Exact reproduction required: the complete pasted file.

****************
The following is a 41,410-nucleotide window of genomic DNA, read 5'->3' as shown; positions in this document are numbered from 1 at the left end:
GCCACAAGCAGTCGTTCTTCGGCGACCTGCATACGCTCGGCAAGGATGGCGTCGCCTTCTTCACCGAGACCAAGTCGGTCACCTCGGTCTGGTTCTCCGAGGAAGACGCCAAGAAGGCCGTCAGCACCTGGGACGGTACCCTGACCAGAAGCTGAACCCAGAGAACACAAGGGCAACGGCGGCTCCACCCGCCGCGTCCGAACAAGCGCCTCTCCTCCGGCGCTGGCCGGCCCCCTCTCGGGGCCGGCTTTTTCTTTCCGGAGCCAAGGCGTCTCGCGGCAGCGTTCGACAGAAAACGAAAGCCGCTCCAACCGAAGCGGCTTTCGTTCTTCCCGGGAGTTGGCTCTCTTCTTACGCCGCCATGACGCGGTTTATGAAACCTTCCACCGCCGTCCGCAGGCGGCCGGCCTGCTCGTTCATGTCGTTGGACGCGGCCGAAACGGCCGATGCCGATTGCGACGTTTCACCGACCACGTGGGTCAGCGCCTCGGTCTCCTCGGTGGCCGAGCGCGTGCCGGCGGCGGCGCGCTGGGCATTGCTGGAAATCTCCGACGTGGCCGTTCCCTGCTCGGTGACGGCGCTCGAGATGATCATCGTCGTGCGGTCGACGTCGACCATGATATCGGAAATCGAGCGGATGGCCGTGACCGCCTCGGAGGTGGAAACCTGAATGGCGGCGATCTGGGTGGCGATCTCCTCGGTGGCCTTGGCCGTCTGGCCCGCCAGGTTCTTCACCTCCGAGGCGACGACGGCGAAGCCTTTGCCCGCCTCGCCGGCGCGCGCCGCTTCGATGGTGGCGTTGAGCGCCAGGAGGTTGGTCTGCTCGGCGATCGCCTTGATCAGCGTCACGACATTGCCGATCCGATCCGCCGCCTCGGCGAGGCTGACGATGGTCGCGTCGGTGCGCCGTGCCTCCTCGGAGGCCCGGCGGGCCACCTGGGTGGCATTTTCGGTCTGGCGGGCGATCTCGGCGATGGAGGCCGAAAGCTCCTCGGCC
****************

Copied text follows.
The following is a 41,410-nucleotide window of genomic DNA, read 5'->3' as shown; positions in this document are numbered from 1 at the left end:
GCCACAAGCAGTCGTTCTTCGGCGACCTGCATACGCTCGGCAAGGATGGCGTCGCCTTCTTCACCGAGACCAAGTCGGTCACCTCGGTCTGGTTCTCCGAGGAAGACGCCAAGAAGGCCGTCAGCACCTGGGACGGTACCCTGACCAGAAGCTGAACCCAGAGAACACAAGGGCAACGGCGGCTCCACCCGCCGCGTCCGAACAAGCGCCTCTCCTCCGGCGCTGGCCGGCCCCCTCTCGGGGCCGGCTTTTTCTTTCCGGAGCCAAGGCGTCTCGCGGCAGCGTTCGACAGAAAACGAAAGCCGCTCCAACCGAAGCGGCTTTCGTTCTTCCCGGGAGTTGGCTCTCTTCTTACGCCGCCATGACGCGGTTTATGAAACCTTCCACCGCCGTCCGCAGGCGGCCGGCCTGCTCGTTCATGTCGTTGGACGCGGCCGAAACGGCCGATGCCGATTGCGACGTTTCACCGACCACGTGGGTCAGCGCCTCGGTCTCCTCGGTGGCCGAGCGCGTGCCGGCGGCGGCGCGCTGGGCATTGCTGGAAATCTCCGACGTGGCCGTTCCCTGCTCGGTGACGGCGCTCGAGATGATCATCGTCGTGCGGTCGACGTCGACCATGATATCGGAAATCGAGCGGATGGCCGTGACCGCCTCGGAGGTGGAAACCTGAATGGCGGCGATCTGGGTGGCGATCTCCTCGGTGGCCTTGGCCGTCTGGCCCGCCAGGTTCTTCACCTCCGAGGCGACGACGGCGAAGCCTTTGCCCGCCTCGCCGGCGCGCGCCGCTTCGATGGTGGCGTTGAGCGCCAGGAGGTTGGTCTGCTCGGCGATCGCCTTGATCAGCGTCACGACATTGCCGATCCGATCCGCCGCCTCGGCGAGGCTGACGATGGTCGCGTCGGTGCGCCGTGCCTCCTCGGAGGCCCGGCGGGCCACCTGGGTGGCATTTTCGGTCTGGCGGGCGATCTCGGCGATGGAGGCCGAAAGCTCCTCGGCC